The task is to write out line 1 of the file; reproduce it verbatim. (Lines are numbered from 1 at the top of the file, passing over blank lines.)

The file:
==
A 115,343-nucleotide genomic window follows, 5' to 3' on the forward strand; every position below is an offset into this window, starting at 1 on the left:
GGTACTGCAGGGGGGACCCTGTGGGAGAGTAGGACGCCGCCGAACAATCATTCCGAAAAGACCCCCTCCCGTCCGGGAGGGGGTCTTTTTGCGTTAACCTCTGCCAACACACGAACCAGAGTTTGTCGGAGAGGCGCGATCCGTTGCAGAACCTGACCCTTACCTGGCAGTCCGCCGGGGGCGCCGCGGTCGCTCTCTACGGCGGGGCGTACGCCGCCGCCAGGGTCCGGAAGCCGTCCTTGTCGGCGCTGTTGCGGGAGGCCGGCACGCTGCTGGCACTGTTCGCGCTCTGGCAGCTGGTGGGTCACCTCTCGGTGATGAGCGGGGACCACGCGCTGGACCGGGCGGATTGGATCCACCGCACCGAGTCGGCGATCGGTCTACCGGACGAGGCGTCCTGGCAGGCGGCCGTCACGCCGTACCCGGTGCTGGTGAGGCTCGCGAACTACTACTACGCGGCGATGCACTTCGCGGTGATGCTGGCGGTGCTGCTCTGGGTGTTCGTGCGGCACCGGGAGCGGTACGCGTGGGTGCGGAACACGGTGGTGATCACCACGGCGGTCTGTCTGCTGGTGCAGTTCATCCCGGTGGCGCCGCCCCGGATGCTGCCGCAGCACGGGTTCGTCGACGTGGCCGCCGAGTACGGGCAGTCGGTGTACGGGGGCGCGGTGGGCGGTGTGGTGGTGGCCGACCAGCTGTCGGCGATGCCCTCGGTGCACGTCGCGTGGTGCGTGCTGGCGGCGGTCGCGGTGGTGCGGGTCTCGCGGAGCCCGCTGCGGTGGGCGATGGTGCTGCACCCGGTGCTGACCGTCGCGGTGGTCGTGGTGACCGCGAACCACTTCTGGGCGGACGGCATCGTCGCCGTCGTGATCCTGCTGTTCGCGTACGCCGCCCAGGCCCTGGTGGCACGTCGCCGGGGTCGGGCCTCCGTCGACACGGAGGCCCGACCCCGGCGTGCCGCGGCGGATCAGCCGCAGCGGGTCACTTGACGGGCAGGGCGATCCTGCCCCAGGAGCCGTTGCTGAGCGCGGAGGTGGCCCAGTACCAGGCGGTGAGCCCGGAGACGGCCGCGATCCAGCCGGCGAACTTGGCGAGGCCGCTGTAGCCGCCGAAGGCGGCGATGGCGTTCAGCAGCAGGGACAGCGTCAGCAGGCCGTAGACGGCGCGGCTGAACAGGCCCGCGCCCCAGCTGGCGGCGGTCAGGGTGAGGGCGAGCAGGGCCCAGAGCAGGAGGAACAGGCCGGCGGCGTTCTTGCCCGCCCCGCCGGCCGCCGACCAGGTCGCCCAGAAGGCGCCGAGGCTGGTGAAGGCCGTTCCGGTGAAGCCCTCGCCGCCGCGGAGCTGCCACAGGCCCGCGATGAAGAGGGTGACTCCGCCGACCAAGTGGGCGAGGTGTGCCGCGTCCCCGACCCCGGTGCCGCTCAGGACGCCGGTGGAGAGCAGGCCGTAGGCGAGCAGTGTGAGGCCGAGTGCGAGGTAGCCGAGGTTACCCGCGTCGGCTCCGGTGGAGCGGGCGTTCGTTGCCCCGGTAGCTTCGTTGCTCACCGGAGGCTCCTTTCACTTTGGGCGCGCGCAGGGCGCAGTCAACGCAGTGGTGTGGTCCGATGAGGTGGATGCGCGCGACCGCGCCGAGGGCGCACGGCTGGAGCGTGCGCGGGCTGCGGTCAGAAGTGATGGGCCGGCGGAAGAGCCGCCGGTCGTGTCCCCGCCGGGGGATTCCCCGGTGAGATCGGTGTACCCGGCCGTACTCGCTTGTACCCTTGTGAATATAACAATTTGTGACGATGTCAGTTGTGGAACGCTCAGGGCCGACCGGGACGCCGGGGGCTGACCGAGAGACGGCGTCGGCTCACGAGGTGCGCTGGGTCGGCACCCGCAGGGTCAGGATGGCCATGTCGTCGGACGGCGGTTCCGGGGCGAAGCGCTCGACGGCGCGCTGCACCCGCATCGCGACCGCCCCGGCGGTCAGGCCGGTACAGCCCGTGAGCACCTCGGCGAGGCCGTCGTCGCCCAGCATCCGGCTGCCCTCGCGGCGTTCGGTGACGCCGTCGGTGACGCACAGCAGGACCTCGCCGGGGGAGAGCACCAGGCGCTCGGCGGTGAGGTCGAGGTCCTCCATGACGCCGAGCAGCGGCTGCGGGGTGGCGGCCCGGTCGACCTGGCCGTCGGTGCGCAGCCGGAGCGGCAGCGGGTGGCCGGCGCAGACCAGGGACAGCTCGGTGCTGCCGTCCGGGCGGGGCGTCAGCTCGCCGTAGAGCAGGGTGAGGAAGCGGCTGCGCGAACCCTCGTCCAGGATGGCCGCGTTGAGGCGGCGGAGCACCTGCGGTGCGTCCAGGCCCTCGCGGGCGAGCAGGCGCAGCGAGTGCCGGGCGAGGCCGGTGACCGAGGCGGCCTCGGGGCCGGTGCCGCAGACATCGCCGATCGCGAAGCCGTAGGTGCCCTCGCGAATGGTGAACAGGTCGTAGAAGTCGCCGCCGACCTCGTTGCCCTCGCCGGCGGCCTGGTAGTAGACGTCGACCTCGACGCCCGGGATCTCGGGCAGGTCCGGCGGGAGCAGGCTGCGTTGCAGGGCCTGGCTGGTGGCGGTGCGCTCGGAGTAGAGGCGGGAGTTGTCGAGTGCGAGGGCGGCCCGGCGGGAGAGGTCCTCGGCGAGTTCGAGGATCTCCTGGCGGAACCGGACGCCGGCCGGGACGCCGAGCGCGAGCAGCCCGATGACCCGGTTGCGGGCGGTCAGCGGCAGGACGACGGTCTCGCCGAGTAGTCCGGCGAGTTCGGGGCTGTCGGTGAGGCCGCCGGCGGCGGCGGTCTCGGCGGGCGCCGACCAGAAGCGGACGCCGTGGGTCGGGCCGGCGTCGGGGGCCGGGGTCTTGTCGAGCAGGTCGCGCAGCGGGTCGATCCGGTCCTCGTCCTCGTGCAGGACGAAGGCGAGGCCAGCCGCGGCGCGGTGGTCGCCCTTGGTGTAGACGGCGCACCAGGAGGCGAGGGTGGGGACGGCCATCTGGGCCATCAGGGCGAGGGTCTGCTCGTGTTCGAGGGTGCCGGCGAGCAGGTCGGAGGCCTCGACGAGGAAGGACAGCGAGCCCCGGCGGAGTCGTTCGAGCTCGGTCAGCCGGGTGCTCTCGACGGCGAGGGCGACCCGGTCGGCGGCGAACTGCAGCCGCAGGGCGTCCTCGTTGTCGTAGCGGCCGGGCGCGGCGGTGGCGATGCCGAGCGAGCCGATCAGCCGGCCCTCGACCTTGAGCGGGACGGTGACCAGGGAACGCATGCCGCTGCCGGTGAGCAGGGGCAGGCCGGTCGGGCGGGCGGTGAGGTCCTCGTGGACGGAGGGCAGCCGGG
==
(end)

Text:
A 115,343-nucleotide genomic window follows, 5' to 3' on the forward strand; every position below is an offset into this window, starting at 1 on the left: